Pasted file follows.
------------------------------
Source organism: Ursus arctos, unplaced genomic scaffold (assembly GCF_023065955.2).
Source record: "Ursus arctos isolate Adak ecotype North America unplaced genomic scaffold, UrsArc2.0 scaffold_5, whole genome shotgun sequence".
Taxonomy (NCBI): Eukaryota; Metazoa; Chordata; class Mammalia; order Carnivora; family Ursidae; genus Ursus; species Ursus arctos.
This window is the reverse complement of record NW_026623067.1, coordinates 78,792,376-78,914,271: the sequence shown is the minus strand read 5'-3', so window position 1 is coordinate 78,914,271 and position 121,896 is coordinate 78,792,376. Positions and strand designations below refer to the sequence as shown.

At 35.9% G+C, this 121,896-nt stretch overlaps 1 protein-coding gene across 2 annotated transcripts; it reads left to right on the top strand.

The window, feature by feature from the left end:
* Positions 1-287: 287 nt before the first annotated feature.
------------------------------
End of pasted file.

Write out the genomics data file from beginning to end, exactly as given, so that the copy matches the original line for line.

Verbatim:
Source organism: Ursus arctos, unplaced genomic scaffold (assembly GCF_023065955.2).
Source record: "Ursus arctos isolate Adak ecotype North America unplaced genomic scaffold, UrsArc2.0 scaffold_5, whole genome shotgun sequence".
Taxonomy (NCBI): Eukaryota; Metazoa; Chordata; class Mammalia; order Carnivora; family Ursidae; genus Ursus; species Ursus arctos.
This window is the reverse complement of record NW_026623067.1, coordinates 78,792,376-78,914,271: the sequence shown is the minus strand read 5'-3', so window position 1 is coordinate 78,914,271 and position 121,896 is coordinate 78,792,376. Positions and strand designations below refer to the sequence as shown.

At 35.9% G+C, this 121,896-nt stretch overlaps 1 protein-coding gene across 2 annotated transcripts; it reads left to right on the top strand.

The window, feature by feature from the left end:
* Positions 1-287: 287 nt before the first annotated feature.